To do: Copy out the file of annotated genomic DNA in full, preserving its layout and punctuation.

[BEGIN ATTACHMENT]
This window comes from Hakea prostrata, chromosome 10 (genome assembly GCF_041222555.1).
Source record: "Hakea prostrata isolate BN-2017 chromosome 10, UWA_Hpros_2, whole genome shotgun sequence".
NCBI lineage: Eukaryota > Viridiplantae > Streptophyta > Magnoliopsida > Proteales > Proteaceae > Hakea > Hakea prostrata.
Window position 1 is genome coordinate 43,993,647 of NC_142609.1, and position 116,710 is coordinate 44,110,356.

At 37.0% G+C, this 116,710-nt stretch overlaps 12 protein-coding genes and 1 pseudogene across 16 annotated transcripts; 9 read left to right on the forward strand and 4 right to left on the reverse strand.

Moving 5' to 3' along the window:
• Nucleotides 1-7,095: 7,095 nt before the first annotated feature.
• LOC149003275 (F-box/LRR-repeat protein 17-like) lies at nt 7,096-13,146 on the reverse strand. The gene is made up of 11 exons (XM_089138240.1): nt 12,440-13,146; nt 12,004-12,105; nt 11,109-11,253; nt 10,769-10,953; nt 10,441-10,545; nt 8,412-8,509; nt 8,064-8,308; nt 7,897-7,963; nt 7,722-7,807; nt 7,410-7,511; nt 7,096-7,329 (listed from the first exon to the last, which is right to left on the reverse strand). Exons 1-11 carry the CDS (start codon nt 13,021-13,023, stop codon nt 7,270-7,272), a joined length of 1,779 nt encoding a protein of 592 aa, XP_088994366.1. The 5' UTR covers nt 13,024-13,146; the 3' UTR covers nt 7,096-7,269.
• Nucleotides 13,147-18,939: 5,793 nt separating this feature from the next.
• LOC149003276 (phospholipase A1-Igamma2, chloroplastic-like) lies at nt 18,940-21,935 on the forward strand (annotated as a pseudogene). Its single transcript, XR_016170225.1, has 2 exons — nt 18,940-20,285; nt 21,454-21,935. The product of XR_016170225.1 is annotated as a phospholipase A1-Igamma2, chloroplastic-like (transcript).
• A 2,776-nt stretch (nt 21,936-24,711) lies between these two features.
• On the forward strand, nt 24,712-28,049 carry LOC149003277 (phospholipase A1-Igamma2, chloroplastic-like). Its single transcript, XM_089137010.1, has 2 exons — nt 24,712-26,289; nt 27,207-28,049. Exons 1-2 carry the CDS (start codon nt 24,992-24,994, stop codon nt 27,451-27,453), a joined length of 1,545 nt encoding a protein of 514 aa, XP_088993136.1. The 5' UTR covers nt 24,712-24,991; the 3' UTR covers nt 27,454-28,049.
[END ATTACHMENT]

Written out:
This window comes from Hakea prostrata, chromosome 10 (genome assembly GCF_041222555.1).
Source record: "Hakea prostrata isolate BN-2017 chromosome 10, UWA_Hpros_2, whole genome shotgun sequence".
NCBI lineage: Eukaryota > Viridiplantae > Streptophyta > Magnoliopsida > Proteales > Proteaceae > Hakea > Hakea prostrata.
Window position 1 is genome coordinate 43,993,647 of NC_142609.1, and position 116,710 is coordinate 44,110,356.

At 37.0% G+C, this 116,710-nt stretch overlaps 12 protein-coding genes and 1 pseudogene across 16 annotated transcripts; 9 read left to right on the forward strand and 4 right to left on the reverse strand.

Moving 5' to 3' along the window:
• Nucleotides 1-7,095: 7,095 nt before the first annotated feature.
• LOC149003275 (F-box/LRR-repeat protein 17-like) lies at nt 7,096-13,146 on the reverse strand. The gene is made up of 11 exons (XM_089138240.1): nt 12,440-13,146; nt 12,004-12,105; nt 11,109-11,253; nt 10,769-10,953; nt 10,441-10,545; nt 8,412-8,509; nt 8,064-8,308; nt 7,897-7,963; nt 7,722-7,807; nt 7,410-7,511; nt 7,096-7,329 (listed from the first exon to the last, which is right to left on the reverse strand). Exons 1-11 carry the CDS (start codon nt 13,021-13,023, stop codon nt 7,270-7,272), a joined length of 1,779 nt encoding a protein of 592 aa, XP_088994366.1. The 5' UTR covers nt 13,024-13,146; the 3' UTR covers nt 7,096-7,269.
• Nucleotides 13,147-18,939: 5,793 nt separating this feature from the next.
• LOC149003276 (phospholipase A1-Igamma2, chloroplastic-like) lies at nt 18,940-21,935 on the forward strand (annotated as a pseudogene). Its single transcript, XR_016170225.1, has 2 exons — nt 18,940-20,285; nt 21,454-21,935. The product of XR_016170225.1 is annotated as a phospholipase A1-Igamma2, chloroplastic-like (transcript).
• A 2,776-nt stretch (nt 21,936-24,711) lies between these two features.
• On the forward strand, nt 24,712-28,049 carry LOC149003277 (phospholipase A1-Igamma2, chloroplastic-like). Its single transcript, XM_089137010.1, has 2 exons — nt 24,712-26,289; nt 27,207-28,049. Exons 1-2 carry the CDS (start codon nt 24,992-24,994, stop codon nt 27,451-27,453), a joined length of 1,545 nt encoding a protein of 514 aa, XP_088993136.1. The 5' UTR covers nt 24,712-24,991; the 3' UTR covers nt 27,454-28,049.